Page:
W3C home > Mailing lists > Public > www-style@w3.org > July 2012

Re: [css3-positioning] z-index and pseudo-stacking contexts

From: Simon Fraser <smfr@me.com>
Date: Tue, 24 Jul 2012 08:11:00 -0700
Cc: www-style@w3.org
Message-id: <72CA1655-8766-4A20-AD92-8A1D3106EA58@me.com>
To: fantasai <fantasai.lists@inkedblade.net>
On Jul 23, 2012, at 7:05 pm, fantasai <fantasai.lists@inkedblade.net> wrote:

> On 07/23/2012 06:52 PM, Simon Fraser wrote:
>> On Jul 23, 2012, at 5:56 PM, fantasai<fantasai.lists@inkedblade.net>  wrote:
>>> So I have two questions (non-rhetorical):
>>>  1. Is it desired / are there use cases for having positioned context
>>>     within a z-positioned element be able to escape the z-positioned
>>>     element's stacking context?
>> But then they participate with some other stacking context? What would
>> the rules be for depth sorting things across different stacking contexts?
> They (all z-positioned descendants) would participate in the parent stacking
> context, just like they do when the element only forms a pseudo-stacking
> context.
> The difference with a regular element would be that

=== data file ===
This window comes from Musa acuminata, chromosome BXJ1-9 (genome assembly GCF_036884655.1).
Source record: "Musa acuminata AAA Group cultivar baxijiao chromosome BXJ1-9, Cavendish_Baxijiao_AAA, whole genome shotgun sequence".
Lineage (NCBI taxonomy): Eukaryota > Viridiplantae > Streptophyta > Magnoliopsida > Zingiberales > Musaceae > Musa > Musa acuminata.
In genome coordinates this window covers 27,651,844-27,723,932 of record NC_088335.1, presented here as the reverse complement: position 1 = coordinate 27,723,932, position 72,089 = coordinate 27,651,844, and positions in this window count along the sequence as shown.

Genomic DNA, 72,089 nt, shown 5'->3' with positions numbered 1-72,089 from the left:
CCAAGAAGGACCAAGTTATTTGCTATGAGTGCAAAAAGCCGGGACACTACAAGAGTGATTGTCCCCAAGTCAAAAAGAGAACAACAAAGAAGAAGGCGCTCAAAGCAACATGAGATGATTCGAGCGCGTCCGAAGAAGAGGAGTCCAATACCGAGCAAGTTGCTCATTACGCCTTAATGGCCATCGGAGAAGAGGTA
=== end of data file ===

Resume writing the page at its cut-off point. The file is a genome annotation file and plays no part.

>  - the element forms a pseudo-stacking context, if it doesn't already
>  - its pseudo-stacking context is given a z-index and participates in its
>    parent context accordingly
> The difference from a positioned z-index-ed element would be that
>  - the element doesn't form a stacking context, it forms a pseudo-stacking
>    context at the specified level, so z-positioned descendants participate
>    in the parent context
> Now that I think about it, you might need to specify something special for
> 'z-index: auto' positioned descendants so they stay with the element rather
> than layering with the parent's 'z-index: 0' items.
> Anyway, the first question is, do we even need to consider this. :)

I'd say no, unless there's a very compelling use case.

Received on Tuesday, 24 July 2012 15:11:53 UTC

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